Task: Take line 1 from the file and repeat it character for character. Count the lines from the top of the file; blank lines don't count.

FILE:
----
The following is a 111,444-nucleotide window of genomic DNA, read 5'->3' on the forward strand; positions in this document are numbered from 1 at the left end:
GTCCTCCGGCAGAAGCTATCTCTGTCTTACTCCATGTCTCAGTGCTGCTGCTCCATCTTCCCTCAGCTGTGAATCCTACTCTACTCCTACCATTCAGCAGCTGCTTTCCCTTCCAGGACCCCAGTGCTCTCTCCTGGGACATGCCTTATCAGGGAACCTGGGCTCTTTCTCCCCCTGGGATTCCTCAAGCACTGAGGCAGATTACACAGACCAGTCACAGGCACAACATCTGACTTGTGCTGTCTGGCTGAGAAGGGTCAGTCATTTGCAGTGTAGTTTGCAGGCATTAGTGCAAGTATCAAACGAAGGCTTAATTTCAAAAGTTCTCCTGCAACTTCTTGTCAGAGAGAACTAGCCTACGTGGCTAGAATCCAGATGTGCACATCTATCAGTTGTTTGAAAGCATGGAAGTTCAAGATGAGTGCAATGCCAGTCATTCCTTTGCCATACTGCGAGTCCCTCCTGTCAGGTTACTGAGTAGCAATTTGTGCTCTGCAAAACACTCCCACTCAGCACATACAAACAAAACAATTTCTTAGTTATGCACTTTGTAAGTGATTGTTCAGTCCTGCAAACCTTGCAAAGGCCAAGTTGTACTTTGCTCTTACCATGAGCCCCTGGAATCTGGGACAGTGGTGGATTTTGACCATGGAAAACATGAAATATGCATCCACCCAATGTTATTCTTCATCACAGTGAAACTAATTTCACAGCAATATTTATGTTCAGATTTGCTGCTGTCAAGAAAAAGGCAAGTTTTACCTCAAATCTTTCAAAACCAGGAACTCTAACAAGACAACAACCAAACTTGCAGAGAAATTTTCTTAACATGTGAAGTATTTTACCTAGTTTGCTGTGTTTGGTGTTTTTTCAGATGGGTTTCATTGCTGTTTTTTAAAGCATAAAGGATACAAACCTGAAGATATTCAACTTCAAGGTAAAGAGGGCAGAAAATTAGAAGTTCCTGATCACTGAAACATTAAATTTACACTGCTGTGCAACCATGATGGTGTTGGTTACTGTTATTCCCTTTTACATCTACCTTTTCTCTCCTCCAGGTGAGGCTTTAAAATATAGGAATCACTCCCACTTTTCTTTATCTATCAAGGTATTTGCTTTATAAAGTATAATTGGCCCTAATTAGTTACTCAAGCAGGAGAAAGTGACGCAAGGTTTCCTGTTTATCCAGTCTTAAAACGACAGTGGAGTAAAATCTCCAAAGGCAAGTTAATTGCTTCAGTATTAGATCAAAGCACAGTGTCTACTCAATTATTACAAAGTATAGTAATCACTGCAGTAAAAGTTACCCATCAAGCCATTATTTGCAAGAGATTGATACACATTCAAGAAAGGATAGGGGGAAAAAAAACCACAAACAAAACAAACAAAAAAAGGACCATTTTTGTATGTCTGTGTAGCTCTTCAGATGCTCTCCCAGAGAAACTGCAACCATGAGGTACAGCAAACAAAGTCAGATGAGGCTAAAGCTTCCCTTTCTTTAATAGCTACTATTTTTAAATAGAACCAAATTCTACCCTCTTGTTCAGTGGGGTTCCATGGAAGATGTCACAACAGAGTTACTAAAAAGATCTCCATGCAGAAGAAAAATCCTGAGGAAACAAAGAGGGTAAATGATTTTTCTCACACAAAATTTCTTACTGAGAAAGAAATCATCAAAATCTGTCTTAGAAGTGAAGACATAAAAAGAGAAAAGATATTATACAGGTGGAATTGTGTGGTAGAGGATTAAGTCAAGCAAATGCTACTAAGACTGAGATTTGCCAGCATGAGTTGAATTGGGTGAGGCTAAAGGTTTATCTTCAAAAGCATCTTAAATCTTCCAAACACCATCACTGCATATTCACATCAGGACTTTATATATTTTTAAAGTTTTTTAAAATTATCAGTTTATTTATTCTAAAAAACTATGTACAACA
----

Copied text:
The following is a 111,444-nucleotide window of genomic DNA, read 5'->3' on the forward strand; positions in this document are numbered from 1 at the left end: